According to estimates, more than 1,000,000 people who lived or worked at Camp Lejeune have been affected by water contamination over the past 30 years. This includes military personnel and civilian workers on the base, and their families (including infants and children).
From the 1950s to 1980s, Camp Lejeune workers and residents suffered from a high number of serious illnesses. By law, the federal government was not responsible for these conditions. Today, many decades later, the toxic effects are still felt by veterans, former Camp Lejeune workers, and residents who were diagnosed with Parkinson’s and other diseases.
After a final vote by the House this summer moved the Camp Lejeune Justice Act along, it was then passed by the U.S. Senate. If Biden now signs this Act into law, the legislation will eliminate unacceptable North Carolina legal loopholes and provide Camp Lejeune water victims and their families with long-overdue recourse to seek justice.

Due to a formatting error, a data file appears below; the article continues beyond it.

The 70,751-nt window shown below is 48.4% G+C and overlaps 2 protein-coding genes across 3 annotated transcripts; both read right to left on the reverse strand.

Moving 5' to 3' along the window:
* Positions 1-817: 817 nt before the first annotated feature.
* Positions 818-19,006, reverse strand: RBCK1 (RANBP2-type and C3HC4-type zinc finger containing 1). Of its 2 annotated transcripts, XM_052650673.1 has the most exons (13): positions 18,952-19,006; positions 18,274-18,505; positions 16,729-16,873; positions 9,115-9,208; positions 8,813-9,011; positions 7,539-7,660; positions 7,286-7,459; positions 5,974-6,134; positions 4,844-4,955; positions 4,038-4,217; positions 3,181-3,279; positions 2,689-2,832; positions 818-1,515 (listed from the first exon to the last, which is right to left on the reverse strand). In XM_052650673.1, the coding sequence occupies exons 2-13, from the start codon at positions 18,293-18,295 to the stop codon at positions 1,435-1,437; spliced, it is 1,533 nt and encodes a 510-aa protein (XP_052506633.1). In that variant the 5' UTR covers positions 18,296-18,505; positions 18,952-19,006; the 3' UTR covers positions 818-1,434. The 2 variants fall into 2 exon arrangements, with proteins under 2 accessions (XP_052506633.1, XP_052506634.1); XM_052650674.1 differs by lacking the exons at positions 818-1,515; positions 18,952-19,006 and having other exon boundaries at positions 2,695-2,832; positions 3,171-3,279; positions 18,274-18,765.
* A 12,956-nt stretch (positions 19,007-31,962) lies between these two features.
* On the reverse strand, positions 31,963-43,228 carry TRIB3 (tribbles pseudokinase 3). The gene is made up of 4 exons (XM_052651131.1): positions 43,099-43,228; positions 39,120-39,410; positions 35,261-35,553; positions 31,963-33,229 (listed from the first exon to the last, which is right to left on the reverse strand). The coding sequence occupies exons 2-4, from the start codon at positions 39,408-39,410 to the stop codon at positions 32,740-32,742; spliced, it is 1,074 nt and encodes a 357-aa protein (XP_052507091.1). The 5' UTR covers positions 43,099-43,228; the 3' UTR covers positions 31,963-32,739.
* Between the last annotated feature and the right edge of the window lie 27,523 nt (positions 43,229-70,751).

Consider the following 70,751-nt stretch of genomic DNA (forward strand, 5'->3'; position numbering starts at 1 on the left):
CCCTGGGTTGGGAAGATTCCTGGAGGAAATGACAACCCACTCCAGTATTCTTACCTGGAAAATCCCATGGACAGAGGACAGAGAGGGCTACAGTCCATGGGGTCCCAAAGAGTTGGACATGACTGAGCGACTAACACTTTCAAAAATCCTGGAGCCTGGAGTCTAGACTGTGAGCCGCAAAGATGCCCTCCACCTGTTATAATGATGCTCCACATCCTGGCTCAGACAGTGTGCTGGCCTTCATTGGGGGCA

What Are the Health Effects of Camp Lejeune Water Contamination?
Numerous serious health problems have been linked with toxic chemicals that were found in the water at Camp Lejeune. Toxic chemicals can cause multiple types of cancer.
- Kidney cancer
- Non-Hodgkin’s Lymphoma (a cancer of lymphatic systems)
- Liver cancer
- Bladder cancer
- Multiple myeloma, also known as cancer of the body’s plasma cells, is a form of multiple myeloma.
- Leukemia is a form of blood cancer.
- Brain cancer
- Lung cancer
- Thyroid cancer
- Esophageal cancer
What is Thyroid Cancer
Thyroid cancer refers to a form of cancer that results from the growth of cells in the thyroid. The thyroid gland is a large, butterfly-shaped gland that lies at the base and just below the Adam’s Apple. The thyroid produces hormones which regulate heart rate and blood pressure as well as body temperature.
Thyroid cancer can cause no symptoms at first. It can eventually cause symptoms like swelling and voice changes, difficulty swallowing, and even loss of consciousness.
There are several types of thyroid carcinoma. Although most forms grow slowly, some may be extremely aggressive. Thyroid cancer can almost always be treated.
Thyroid cancer rates appear to be on the rise. The rise in thyroid cancer rates could be due to better imaging technology which allows healthcare providers to spot small thyroid cancers on CT or MRI scans performed for other conditions (incidental gland cancers). This is a good way to find small thyroid cancers, which are often well-treated.